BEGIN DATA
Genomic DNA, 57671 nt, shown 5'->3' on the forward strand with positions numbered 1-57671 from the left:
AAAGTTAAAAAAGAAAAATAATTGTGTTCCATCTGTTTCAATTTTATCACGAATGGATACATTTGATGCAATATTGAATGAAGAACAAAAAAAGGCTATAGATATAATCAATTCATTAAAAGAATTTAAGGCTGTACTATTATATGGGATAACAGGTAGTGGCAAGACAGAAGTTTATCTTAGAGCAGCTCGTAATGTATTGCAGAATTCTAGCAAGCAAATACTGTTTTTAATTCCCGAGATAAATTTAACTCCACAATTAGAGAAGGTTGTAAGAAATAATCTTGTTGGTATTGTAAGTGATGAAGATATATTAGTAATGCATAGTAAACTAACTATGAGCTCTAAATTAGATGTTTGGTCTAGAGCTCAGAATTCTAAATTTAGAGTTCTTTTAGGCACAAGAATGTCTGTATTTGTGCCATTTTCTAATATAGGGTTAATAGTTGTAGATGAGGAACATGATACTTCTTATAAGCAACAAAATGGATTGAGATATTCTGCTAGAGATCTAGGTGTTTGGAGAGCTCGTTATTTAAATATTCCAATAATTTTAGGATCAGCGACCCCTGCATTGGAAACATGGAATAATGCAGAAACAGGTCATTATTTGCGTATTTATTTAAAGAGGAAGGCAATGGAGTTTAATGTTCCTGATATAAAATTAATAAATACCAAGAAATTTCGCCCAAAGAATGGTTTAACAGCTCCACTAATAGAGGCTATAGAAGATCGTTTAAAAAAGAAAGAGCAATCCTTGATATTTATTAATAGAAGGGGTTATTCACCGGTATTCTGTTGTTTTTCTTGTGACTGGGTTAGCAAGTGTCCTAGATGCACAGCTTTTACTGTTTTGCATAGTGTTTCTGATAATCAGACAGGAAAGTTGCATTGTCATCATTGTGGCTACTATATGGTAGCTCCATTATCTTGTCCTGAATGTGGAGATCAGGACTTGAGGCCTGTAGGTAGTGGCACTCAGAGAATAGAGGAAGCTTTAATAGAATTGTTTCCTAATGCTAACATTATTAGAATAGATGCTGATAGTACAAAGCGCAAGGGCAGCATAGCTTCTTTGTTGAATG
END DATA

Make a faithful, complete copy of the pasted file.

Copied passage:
Genomic DNA, 57671 nt, shown 5'->3' on the forward strand with positions numbered 1-57671 from the left:
AAAGTTAAAAAAGAAAAATAATTGTGTTCCATCTGTTTCAATTTTATCACGAATGGATACATTTGATGCAATATTGAATGAAGAACAAAAAAAGGCTATAGATATAATCAATTCATTAAAAGAATTTAAGGCTGTACTATTATATGGGATAACAGGTAGTGGCAAGACAGAAGTTTATCTTAGAGCAGCTCGTAATGTATTGCAGAATTCTAGCAAGCAAATACTGTTTTTAATTCCCGAGATAAATTTAACTCCACAATTAGAGAAGGTTGTAAGAAATAATCTTGTTGGTATTGTAAGTGATGAAGATATATTAGTAATGCATAGTAAACTAACTATGAGCTCTAAATTAGATGTTTGGTCTAGAGCTCAGAATTCTAAATTTAGAGTTCTTTTAGGCACAAGAATGTCTGTATTTGTGCCATTTTCTAATATAGGGTTAATAGTTGTAGATGAGGAACATGATACTTCTTATAAGCAACAAAATGGATTGAGATATTCTGCTAGAGATCTAGGTGTTTGGAGAGCTCGTTATTTAAATATTCCAATAATTTTAGGATCAGCGACCCCTGCATTGGAAACATGGAATAATGCAGAAACAGGTCATTATTTGCGTATTTATTTAAAGAGGAAGGCAATGGAGTTTAATGTTCCTGATATAAAATTAATAAATACCAAGAAATTTCGCCCAAAGAATGGTTTAACAGCTCCACTAATAGAGGCTATAGAAGATCGTTTAAAAAAGAAAGAGCAATCCTTGATATTTATTAATAGAAGGGGTTATTCACCGGTATTCTGTTGTTTTTCTTGTGACTGGGTTAGCAAGTGTCCTAGATGCACAGCTTTTACTGTTTTGCATAGTGTTTCTGATAATCAGACAGGAAAGTTGCATTGTCATCATTGTGGCTACTATATGGTAGCTCCATTATCTTGTCCTGAATGTGGAGATCAGGACTTGAGGCCTGTAGGTAGTGGCACTCAGAGAATAGAGGAAGCTTTAATAGAATTGTTTCCTAATGCTAACATTATTAGAATAGATGCTGATAGTACAAAGCGCAAGGGCAGCATAGCTTCTTTGTTGAATG